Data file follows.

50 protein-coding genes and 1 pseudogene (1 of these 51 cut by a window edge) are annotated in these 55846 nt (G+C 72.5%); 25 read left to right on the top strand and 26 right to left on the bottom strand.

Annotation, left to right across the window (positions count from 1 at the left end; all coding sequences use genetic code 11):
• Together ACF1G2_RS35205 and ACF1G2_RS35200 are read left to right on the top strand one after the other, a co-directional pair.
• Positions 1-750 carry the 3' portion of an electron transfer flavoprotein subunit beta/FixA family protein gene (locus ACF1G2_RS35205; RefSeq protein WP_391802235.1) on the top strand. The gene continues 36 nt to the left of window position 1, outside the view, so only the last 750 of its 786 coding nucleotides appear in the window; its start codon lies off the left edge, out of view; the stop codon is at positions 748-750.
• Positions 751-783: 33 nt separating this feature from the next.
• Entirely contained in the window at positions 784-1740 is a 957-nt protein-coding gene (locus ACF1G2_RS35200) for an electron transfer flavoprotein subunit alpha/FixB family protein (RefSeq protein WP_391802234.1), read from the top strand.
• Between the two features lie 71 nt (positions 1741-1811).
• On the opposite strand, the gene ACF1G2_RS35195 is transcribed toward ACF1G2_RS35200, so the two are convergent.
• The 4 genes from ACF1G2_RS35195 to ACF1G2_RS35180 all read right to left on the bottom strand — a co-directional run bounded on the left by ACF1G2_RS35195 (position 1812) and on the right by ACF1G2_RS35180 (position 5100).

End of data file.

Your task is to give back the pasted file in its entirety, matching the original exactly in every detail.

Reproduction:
50 protein-coding genes and 1 pseudogene (1 of these 51 cut by a window edge) are annotated in these 55846 nt (G+C 72.5%); 25 read left to right on the top strand and 26 right to left on the bottom strand.

Annotation, left to right across the window (positions count from 1 at the left end; all coding sequences use genetic code 11):
• Together ACF1G2_RS35205 and ACF1G2_RS35200 are read left to right on the top strand one after the other, a co-directional pair.
• Positions 1-750 carry the 3' portion of an electron transfer flavoprotein subunit beta/FixA family protein gene (locus ACF1G2_RS35205; RefSeq protein WP_391802235.1) on the top strand. The gene continues 36 nt to the left of window position 1, outside the view, so only the last 750 of its 786 coding nucleotides appear in the window; its start codon lies off the left edge, out of view; the stop codon is at positions 748-750.
• Positions 751-783: 33 nt separating this feature from the next.
• Entirely contained in the window at positions 784-1740 is a 957-nt protein-coding gene (locus ACF1G2_RS35200) for an electron transfer flavoprotein subunit alpha/FixB family protein (RefSeq protein WP_391802234.1), read from the top strand.
• Between the two features lie 71 nt (positions 1741-1811).
• On the opposite strand, the gene ACF1G2_RS35195 is transcribed toward ACF1G2_RS35200, so the two are convergent.
• The 4 genes from ACF1G2_RS35195 to ACF1G2_RS35180 all read right to left on the bottom strand — a co-directional run bounded on the left by ACF1G2_RS35195 (position 1812) and on the right by ACF1G2_RS35180 (position 5100).